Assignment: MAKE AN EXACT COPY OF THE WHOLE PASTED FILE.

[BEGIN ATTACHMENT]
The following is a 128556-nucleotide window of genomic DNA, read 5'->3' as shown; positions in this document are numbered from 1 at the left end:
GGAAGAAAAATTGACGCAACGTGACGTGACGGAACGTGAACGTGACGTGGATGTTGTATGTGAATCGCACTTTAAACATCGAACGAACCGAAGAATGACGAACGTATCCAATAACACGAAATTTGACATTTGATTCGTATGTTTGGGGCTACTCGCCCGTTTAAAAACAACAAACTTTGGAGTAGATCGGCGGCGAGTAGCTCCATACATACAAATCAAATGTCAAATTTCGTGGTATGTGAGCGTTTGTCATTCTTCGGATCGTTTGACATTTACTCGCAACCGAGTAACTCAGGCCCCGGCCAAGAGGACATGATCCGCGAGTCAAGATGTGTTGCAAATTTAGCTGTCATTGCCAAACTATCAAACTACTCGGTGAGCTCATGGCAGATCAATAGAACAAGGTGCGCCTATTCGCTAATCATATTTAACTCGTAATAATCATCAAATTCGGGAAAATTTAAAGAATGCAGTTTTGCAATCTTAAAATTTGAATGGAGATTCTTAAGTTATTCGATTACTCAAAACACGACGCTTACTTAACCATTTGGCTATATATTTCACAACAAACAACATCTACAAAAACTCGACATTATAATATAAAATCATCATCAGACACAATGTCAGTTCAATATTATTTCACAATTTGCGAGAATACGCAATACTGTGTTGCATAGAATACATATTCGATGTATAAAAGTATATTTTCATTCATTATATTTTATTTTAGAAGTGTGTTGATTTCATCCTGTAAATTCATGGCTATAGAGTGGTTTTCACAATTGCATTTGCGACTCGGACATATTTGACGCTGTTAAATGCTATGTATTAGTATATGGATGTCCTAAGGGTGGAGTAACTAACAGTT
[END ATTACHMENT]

The following is a 128556-nucleotide window of genomic DNA, read 5'->3' as shown; positions in this document are numbered from 1 at the left end:
GGAAGAAAAATTGACGCAACGTGACGTGACGGAACGTGAACGTGACGTGGATGTTGTATGTGAATCGCACTTTAAACATCGAACGAACCGAAGAATGACGAACGTATCCAATAACACGAAATTTGACATTTGATTCGTATGTTTGGGGCTACTCGCCCGTTTAAAAACAACAAACTTTGGAGTAGATCGGCGGCGAGTAGCTCCATACATACAAATCAAATGTCAAATTTCGTGGTATGTGAGCGTTTGTCATTCTTCGGATCGTTTGACATTTACTCGCAACCGAGTAACTCAGGCCCCGGCCAAGAGGACATGATCCGCGAGTCAAGATGTGTTGCAAATTTAGCTGTCATTGCCAAACTATCAAACTACTCGGTGAGCTCATGGCAGATCAATAGAACAAGGTGCGCCTATTCGCTAATCATATTTAACTCGTAATAATCATCAAATTCGGGAAAATTTAAAGAATGCAGTTTTGCAATCTTAAAATTTGAATGGAGATTCTTAAGTTATTCGATTACTCAAAACACGACGCTTACTTAACCATTTGGCTATATATTTCACAACAAACAACATCTACAAAAACTCGACATTATAATATAAAATCATCATCAGACACAATGTCAGTTCAATATTATTTCACAATTTGCGAGAATACGCAATACTGTGTTGCATAGAATACATATTCGATGTATAAAAGTATATTTTCATTCATTATATTTTATTTTAGAAGTGTGTTGATTTCATCCTGTAAATTCATGGCTATAGAGTGGTTTTCACAATTGCATTTGCGACTCGGACATATTTGACGCTGTTAAATGCTATGTATTAGTATATGGATGTCCTAAGGGTGGAGTAACTAACAGTT